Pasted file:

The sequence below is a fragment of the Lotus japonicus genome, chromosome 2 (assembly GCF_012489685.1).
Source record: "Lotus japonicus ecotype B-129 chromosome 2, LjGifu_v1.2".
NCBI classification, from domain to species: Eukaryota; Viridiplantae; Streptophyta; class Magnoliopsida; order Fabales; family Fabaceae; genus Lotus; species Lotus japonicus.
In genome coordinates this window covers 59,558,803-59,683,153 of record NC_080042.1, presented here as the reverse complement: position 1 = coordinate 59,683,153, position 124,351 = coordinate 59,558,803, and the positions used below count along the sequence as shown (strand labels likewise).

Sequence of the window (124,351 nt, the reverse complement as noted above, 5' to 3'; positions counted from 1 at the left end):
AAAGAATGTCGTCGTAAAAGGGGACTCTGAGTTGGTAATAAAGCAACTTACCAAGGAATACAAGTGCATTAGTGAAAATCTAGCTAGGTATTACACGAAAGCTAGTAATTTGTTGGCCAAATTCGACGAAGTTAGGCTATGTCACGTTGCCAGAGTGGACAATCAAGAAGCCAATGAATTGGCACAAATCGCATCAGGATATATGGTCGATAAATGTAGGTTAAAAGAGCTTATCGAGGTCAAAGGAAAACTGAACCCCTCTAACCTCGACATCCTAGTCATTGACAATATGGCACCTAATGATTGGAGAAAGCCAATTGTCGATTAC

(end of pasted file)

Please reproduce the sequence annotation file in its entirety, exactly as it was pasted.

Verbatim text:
The sequence below is a fragment of the Lotus japonicus genome, chromosome 2 (assembly GCF_012489685.1).
Source record: "Lotus japonicus ecotype B-129 chromosome 2, LjGifu_v1.2".
NCBI classification, from domain to species: Eukaryota; Viridiplantae; Streptophyta; class Magnoliopsida; order Fabales; family Fabaceae; genus Lotus; species Lotus japonicus.
In genome coordinates this window covers 59,558,803-59,683,153 of record NC_080042.1, presented here as the reverse complement: position 1 = coordinate 59,683,153, position 124,351 = coordinate 59,558,803, and the positions used below count along the sequence as shown (strand labels likewise).

Sequence of the window (124,351 nt, the reverse complement as noted above, 5' to 3'; positions counted from 1 at the left end):
AAAGAATGTCGTCGTAAAAGGGGACTCTGAGTTGGTAATAAAGCAACTTACCAAGGAATACAAGTGCATTAGTGAAAATCTAGCTAGGTATTACACGAAAGCTAGTAATTTGTTGGCCAAATTCGACGAAGTTAGGCTATGTCACGTTGCCAGAGTGGACAATCAAGAAGCCAATGAATTGGCACAAATCGCATCAGGATATATGGTCGATAAATGTAGGTTAAAAGAGCTTATCGAGGTCAAAGGAAAACTGAACCCCTCTAACCTCGACATCCTAGTCATTGACAATATGGCACCTAATGATTGGAGAAAGCCAATTGTCGATTAC